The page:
MotoAmerica: Questions From Road America Answered

MotoAmerica: Questions From Road America Answered

© 2020, Roadracing World Publishing, Inc. By David Swarts.

During and immediately following the MotoAmerica event May 29-31 at Road America, questions on a variety of topics were raised by competitors, teams, and fans.

We emailed MotoAmerica Chief Operating Officer and former racer Chuck Aksland and asked the following questions, which were quickly answered.


Roadracing World: The Ducati Panigale V4 R does not appear on the FIM homologation list for Superstock 1000/Stock 1000 on MotoAmerica’s website. Has it been homologated for racing by the FIM? And if yes, how were competitors informed?

MotoAmerica: The Ducati V4 R was approved by MotoAmerica for use in the Stock 1000 class beginning with the 2020 season. The FIM homologation list has not been updated yet due to the Covid-19 pandemic. The Ducati V4 R will only be homologated as a Superbike for now by the FIM.  The approval process mirrors what we did with the Kawasaki 636 several years ago.  We utilize the FIM homologation and make exceptions where it is right for our series. This allows the manufacturers to go through one homologation process rather than several, which we are sure is appreciated as there are substantial costs associated with homologation. The final version of the regulations should have included a line in section 2.6 stating that the 2019-20 Ducati V4 R had been approved for use but the final version was not updated in time as we hoped due to the pandemic.  Section did make the rulebook as a balancing mechanism which was agreed as part of the homologation process.

There was going to be an official press release which was also going to include other information but the pandemic put that on ice so there was not an official announcement.  Interested parties were informed when they inquired with either us or Ducati NA [North America].

Roadracing World: To the best of our knowledge, the 636cc Kawasaki ZX-6R is not homologated to race in the FIM Supersport World Championship and a 599cc version of the bike is raced there. Based upon that, why is the 636cc ZX-6R eligible for racing in MotoAmerica Supersport under the same technical rules and weight limit as 599cc machines?

MotoAmerica: The 636 was carried over from the previous DMG rules in 2015.  The weight limit was decreased by 2 kg at the beginning of 2019 to fall inline with other Supersport manufactures and based on performance over the previous seasons.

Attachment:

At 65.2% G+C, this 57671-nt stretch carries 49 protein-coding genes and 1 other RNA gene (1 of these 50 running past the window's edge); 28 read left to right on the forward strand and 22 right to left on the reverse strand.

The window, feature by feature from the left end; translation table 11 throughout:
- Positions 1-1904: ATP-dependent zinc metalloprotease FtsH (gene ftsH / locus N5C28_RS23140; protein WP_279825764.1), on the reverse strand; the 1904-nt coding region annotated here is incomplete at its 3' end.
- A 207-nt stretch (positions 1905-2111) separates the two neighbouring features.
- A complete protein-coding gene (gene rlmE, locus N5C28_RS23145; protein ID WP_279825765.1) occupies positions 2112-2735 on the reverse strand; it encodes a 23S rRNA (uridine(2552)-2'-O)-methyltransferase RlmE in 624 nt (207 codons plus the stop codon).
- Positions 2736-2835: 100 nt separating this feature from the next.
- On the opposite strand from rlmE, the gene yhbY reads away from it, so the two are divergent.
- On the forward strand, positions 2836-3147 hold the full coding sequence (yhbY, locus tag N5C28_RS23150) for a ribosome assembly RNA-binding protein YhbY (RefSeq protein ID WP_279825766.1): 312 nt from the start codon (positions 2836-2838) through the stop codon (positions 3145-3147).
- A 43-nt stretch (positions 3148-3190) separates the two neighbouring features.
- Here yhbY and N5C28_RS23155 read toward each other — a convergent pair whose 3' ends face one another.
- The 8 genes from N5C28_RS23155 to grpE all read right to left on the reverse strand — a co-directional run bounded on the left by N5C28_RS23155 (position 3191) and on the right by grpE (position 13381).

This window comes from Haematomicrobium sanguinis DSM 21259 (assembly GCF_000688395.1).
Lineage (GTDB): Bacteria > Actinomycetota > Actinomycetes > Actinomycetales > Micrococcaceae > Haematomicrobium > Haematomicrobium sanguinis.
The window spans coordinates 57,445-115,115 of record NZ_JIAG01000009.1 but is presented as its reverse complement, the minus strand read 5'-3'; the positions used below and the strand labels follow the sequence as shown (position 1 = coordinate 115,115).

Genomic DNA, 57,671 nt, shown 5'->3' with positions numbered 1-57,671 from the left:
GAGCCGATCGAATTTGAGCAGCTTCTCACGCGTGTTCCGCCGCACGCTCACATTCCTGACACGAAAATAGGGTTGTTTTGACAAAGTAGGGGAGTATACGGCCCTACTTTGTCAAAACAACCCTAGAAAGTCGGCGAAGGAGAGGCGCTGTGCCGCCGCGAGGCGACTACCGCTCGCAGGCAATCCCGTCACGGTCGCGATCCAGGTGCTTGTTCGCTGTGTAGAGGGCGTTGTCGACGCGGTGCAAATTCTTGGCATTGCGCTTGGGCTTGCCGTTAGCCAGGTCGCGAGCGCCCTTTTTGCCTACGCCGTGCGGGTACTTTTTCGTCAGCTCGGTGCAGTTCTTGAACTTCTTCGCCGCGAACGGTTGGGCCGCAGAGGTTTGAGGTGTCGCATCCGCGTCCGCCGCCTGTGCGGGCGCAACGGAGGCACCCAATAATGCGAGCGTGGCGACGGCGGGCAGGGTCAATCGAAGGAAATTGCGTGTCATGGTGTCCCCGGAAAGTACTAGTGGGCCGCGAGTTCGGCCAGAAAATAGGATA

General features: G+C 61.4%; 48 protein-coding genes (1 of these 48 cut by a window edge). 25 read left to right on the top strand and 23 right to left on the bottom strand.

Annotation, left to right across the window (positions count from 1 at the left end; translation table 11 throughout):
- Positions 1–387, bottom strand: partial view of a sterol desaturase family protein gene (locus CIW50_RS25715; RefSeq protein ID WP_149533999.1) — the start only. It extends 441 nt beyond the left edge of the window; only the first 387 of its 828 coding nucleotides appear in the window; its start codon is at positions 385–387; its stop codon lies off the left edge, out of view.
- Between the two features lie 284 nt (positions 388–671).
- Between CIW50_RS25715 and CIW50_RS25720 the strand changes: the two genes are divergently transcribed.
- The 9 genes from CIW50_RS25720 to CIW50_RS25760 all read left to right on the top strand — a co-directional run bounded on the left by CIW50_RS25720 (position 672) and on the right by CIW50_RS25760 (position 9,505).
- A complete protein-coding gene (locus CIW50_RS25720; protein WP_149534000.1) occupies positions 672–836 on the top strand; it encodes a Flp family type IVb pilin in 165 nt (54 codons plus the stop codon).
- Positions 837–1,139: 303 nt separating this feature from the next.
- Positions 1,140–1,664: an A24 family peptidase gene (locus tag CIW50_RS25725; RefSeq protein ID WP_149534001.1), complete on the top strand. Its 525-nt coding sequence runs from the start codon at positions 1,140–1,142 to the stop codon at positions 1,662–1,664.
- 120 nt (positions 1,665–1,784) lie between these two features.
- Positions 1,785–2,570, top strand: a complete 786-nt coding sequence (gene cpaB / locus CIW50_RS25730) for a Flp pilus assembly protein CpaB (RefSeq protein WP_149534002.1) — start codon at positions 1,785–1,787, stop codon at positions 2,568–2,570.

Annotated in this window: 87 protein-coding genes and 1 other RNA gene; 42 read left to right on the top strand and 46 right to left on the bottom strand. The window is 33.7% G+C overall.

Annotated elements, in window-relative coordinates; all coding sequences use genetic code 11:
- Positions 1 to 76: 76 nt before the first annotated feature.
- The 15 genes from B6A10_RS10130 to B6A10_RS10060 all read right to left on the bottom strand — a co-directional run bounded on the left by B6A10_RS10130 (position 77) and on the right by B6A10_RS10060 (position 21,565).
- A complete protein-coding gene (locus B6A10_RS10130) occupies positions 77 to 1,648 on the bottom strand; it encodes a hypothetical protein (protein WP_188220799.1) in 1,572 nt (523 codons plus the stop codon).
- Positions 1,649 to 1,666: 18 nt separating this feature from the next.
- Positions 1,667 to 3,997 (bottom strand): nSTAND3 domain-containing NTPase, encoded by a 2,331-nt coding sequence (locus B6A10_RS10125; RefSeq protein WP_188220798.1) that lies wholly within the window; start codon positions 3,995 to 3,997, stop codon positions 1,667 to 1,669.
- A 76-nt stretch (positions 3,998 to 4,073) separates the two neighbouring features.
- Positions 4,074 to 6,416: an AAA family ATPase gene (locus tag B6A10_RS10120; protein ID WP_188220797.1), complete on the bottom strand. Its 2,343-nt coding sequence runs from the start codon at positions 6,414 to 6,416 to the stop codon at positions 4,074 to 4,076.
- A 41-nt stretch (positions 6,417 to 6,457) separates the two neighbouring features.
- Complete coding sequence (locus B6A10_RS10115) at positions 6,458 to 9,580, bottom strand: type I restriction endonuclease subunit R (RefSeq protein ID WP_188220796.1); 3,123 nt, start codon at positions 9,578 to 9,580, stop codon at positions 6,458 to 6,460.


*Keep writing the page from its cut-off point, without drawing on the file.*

Roadracing World: Jake Lewis says he tried to enter the MotoAmerica Stock 1000 class and Superbike Cup for 2020 and was denied the proper license, but PJ Jacobsen, a rider with extensive World Championship racing experience including race wins and a runner-up finish in the Supersport World Championship and a podium finish at the Suzuka 8-Hours, is allowed to race in Stock 1000 and the Superbike Cup. We know AMA is in charge of licensing, but can you explain this situation?

MotoAmerica: Yes, Jake applied for Stock 1000 but the licensing rules state that if you finish in the top 10 in the two previous year’s final Superbike standings then you’re not eligible for a Stock 1000 license. Jake finished 7th in 2019 and 6th in 2018.  PJ does have extensive experience but his runner-up in 600 World Supersport was in 2015.  His previous World Superbike experience was 2018 where he finished the season 19th overall.  He has not raced Superbike in MotoAmerica.  Geoff May participated in the 2014 World Superbike Championship and was also granted a Stock 1000 license. Certainly we have discussions with the AMA about rider licensing but in the end the final authority belongs to them. Please feel free to reach out to Bill Cumbow or Ken Saillant if you have any further questions.

Roadracing World: Was any punitive action taken against Bobby Fong for the crash in Superbike Race Two?

MotoAmerica: My understanding is that Race Direction discussed the incident, spoke with both riders and concluded that it was a racing incident and no further action was required.

Roadracing World: Dominic Doyle’s team stated in a press release Thursday that the protest investigation against their ECU found their ECU to be legal. Can you please confirm Doyle has been found legal?

MotoAmerica: Yes, it is legal. Doyle’s team was made aware first because the ECU needed to be sent back to him.  The protesting party has now been informed.

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